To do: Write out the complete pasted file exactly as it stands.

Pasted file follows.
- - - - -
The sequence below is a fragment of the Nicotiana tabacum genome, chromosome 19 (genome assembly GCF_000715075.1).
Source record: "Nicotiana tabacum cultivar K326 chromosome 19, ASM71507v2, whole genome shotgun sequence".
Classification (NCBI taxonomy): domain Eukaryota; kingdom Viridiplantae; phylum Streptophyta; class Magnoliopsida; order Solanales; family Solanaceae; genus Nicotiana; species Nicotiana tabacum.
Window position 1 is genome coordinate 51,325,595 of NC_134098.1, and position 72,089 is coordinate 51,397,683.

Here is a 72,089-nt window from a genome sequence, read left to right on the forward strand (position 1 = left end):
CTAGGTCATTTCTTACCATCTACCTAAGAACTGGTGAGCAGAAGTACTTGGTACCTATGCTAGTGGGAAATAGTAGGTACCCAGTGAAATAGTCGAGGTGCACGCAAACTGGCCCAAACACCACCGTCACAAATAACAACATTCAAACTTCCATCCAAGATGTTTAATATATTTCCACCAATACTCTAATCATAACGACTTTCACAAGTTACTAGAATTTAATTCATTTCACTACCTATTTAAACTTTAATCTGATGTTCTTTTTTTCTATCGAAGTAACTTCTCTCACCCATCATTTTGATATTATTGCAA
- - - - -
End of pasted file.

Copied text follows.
The sequence below is a fragment of the Nicotiana tabacum genome, chromosome 19 (genome assembly GCF_000715075.1).
Source record: "Nicotiana tabacum cultivar K326 chromosome 19, ASM71507v2, whole genome shotgun sequence".
Classification (NCBI taxonomy): domain Eukaryota; kingdom Viridiplantae; phylum Streptophyta; class Magnoliopsida; order Solanales; family Solanaceae; genus Nicotiana; species Nicotiana tabacum.
Window position 1 is genome coordinate 51,325,595 of NC_134098.1, and position 72,089 is coordinate 51,397,683.

Here is a 72,089-nt window from a genome sequence, read left to right on the forward strand (position 1 = left end):
CTAGGTCATTTCTTACCATCTACCTAAGAACTGGTGAGCAGAAGTACTTGGTACCTATGCTAGTGGGAAATAGTAGGTACCCAGTGAAATAGTCGAGGTGCACGCAAACTGGCCCAAACACCACCGTCACAAATAACAACATTCAAACTTCCATCCAAGATGTTTAATATATTTCCACCAATACTCTAATCATAACGACTTTCACAAGTTACTAGAATTTAATTCATTTCACTACCTATTTAAACTTTAATCTGATGTTCTTTTTTTCTATCGAAGTAACTTCTCTCACCCATCATTTTGATATTATTGCAA